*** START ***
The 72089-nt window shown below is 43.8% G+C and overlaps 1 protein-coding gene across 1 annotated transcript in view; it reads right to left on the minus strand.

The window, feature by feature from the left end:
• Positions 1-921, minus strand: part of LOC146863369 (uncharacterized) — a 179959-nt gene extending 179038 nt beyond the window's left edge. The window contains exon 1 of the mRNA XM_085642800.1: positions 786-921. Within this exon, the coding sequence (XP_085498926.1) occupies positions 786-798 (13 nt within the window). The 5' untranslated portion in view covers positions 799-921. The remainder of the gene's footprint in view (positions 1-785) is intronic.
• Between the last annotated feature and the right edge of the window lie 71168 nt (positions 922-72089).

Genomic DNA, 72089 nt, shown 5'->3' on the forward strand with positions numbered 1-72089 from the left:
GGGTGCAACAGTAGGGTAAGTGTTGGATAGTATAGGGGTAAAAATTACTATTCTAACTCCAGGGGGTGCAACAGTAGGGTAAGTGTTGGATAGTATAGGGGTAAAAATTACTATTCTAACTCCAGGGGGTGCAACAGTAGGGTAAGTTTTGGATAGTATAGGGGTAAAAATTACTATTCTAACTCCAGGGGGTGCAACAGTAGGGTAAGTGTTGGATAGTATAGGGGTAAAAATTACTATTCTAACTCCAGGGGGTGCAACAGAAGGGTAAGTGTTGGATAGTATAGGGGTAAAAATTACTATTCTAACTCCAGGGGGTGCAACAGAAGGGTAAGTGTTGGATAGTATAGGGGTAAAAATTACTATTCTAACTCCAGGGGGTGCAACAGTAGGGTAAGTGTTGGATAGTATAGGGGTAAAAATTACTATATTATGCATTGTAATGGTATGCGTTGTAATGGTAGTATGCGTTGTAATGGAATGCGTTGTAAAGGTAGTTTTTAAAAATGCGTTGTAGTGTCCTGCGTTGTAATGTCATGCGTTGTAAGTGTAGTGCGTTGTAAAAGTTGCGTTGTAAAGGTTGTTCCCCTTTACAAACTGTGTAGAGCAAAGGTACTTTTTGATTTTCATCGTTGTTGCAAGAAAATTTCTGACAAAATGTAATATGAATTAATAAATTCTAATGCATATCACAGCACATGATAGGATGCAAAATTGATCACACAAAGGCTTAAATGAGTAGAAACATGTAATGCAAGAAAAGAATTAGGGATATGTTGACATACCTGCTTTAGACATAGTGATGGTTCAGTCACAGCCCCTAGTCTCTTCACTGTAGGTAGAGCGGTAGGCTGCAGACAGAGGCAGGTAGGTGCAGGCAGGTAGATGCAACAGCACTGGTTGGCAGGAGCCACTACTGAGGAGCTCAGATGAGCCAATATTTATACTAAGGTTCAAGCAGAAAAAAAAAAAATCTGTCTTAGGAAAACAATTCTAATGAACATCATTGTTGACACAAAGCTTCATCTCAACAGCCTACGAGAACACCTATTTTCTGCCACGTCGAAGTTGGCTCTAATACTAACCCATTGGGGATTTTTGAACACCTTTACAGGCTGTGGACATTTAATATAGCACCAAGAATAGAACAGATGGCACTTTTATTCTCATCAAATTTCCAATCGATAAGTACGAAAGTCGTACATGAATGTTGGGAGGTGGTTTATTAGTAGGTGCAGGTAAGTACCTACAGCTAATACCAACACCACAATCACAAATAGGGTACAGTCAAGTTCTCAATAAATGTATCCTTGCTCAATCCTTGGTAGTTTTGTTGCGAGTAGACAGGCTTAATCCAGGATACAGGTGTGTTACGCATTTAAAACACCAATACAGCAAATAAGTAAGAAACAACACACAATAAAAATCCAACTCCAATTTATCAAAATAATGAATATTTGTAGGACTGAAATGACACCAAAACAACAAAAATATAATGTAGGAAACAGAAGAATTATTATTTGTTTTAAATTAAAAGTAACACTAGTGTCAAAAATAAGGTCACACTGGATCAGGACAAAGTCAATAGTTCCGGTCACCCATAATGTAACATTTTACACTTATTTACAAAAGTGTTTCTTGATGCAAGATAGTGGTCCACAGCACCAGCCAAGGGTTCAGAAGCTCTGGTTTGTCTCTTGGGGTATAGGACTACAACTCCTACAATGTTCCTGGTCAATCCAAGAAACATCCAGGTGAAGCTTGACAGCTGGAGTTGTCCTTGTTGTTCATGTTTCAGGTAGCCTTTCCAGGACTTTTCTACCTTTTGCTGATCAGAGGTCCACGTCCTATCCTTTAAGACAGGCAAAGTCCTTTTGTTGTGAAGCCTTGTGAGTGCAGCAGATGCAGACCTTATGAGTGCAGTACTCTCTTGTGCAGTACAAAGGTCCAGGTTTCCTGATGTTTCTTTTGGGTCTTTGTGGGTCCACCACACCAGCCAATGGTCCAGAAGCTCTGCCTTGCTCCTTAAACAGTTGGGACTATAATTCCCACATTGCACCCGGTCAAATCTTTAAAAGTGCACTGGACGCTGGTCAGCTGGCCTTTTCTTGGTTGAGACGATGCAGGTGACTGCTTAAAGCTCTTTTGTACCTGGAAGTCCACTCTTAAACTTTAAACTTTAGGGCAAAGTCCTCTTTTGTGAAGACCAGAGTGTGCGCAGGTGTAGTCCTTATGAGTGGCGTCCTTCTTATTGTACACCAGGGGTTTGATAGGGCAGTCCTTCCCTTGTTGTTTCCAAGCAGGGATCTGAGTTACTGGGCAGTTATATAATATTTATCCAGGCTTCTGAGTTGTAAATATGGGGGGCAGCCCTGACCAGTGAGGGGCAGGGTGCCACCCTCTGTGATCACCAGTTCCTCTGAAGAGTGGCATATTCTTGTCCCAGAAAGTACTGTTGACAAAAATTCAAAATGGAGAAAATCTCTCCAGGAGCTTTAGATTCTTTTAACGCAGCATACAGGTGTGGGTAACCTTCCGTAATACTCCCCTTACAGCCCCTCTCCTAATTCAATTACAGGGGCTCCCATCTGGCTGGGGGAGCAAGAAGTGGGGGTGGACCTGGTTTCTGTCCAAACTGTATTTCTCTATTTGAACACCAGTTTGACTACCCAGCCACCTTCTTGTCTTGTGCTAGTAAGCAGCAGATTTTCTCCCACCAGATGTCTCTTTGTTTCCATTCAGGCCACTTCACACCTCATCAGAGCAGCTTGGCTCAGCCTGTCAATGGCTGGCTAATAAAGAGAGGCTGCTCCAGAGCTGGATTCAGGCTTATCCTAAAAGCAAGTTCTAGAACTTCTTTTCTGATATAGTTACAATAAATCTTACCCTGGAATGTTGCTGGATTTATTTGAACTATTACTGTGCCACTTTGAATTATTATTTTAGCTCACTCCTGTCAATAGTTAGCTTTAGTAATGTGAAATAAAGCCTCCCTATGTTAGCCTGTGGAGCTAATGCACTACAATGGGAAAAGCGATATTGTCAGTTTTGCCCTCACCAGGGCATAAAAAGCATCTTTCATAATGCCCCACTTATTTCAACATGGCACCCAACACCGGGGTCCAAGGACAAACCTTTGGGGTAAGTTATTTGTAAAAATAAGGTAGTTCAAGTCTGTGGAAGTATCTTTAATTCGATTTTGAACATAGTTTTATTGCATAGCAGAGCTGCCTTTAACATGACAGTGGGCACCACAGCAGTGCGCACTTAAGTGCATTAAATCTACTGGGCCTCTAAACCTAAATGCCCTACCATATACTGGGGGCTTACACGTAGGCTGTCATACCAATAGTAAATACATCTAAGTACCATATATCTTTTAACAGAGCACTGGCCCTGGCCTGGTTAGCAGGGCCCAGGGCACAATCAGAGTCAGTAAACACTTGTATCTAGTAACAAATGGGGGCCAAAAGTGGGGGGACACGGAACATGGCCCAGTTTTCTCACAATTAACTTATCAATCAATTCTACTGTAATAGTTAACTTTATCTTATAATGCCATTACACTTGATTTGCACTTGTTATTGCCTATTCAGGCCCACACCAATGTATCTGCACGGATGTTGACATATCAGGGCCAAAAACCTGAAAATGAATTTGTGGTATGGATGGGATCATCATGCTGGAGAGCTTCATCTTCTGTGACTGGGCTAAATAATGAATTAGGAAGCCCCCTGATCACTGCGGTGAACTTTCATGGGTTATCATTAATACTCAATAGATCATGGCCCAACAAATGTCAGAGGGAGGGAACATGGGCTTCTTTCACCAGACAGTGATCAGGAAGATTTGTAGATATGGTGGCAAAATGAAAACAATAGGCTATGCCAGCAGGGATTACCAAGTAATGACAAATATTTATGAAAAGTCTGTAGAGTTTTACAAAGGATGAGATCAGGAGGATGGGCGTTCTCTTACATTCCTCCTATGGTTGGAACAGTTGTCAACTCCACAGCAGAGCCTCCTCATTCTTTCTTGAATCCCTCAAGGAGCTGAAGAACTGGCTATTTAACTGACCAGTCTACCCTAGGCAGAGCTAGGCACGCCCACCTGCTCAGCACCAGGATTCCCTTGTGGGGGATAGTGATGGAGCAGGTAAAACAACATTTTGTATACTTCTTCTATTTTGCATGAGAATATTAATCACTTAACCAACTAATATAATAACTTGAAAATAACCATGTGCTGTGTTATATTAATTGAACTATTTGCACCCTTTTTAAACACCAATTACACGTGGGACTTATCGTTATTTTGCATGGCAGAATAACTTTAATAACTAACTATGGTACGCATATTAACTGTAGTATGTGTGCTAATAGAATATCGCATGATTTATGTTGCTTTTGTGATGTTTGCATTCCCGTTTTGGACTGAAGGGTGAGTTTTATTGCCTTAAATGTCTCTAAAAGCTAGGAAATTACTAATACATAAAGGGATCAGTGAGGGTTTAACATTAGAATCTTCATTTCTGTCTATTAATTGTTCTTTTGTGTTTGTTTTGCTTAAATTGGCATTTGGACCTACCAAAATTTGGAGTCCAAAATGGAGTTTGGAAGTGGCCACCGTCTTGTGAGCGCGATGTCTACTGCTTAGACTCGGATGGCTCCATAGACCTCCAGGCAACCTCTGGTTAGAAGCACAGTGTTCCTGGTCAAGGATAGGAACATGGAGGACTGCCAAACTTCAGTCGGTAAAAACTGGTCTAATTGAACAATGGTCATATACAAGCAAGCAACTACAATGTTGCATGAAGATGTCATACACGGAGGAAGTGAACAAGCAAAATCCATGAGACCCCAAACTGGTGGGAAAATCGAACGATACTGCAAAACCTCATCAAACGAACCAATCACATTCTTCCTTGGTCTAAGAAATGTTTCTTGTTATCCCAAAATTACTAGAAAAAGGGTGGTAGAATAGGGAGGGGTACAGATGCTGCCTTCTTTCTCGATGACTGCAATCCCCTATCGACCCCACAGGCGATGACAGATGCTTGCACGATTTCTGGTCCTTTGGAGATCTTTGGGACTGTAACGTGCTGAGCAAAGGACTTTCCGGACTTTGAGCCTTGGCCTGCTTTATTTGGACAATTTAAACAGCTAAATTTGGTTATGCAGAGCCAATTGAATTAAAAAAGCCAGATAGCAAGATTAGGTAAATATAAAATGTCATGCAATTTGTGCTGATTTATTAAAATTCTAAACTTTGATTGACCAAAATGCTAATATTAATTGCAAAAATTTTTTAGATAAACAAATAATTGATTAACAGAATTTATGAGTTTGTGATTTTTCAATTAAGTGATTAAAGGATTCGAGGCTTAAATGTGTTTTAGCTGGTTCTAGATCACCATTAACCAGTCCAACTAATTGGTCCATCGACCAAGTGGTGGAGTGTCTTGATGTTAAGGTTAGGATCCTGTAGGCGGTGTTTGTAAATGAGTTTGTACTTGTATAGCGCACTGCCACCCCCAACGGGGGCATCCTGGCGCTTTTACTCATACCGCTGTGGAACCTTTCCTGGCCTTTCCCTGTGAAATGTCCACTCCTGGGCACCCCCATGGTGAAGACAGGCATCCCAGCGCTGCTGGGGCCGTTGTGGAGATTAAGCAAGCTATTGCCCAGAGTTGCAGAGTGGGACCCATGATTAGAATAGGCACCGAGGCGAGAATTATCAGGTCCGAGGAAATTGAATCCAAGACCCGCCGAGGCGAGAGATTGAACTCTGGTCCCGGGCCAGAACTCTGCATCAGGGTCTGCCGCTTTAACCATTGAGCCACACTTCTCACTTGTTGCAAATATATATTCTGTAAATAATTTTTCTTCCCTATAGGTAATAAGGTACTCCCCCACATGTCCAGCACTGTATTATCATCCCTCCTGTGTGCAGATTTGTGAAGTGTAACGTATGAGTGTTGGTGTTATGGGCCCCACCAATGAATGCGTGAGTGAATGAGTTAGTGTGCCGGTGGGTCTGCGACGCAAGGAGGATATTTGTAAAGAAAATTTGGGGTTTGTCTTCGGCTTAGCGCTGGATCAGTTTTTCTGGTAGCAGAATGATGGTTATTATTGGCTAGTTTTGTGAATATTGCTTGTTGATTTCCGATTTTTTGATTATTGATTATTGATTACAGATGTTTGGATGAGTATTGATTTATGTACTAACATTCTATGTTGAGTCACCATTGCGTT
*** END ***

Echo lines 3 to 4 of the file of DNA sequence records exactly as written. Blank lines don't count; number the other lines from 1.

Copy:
• Positions 1-921, minus strand: part of LOC146863369 (uncharacterized) — a 179959-nt gene extending 179038 nt beyond the window's left edge. The window contains exon 1 of the mRNA XM_085642800.1: positions 786-921. Within this exon, the coding sequence (XP_085498926.1) occupies positions 786-798 (13 nt within the window). The 5' untranslated portion in view covers positions 799-921. The remainder of the gene's footprint in view (positions 1-785) is intronic.
• Between the last annotated feature and the right edge of the window lie 71168 nt (positions 922-72089).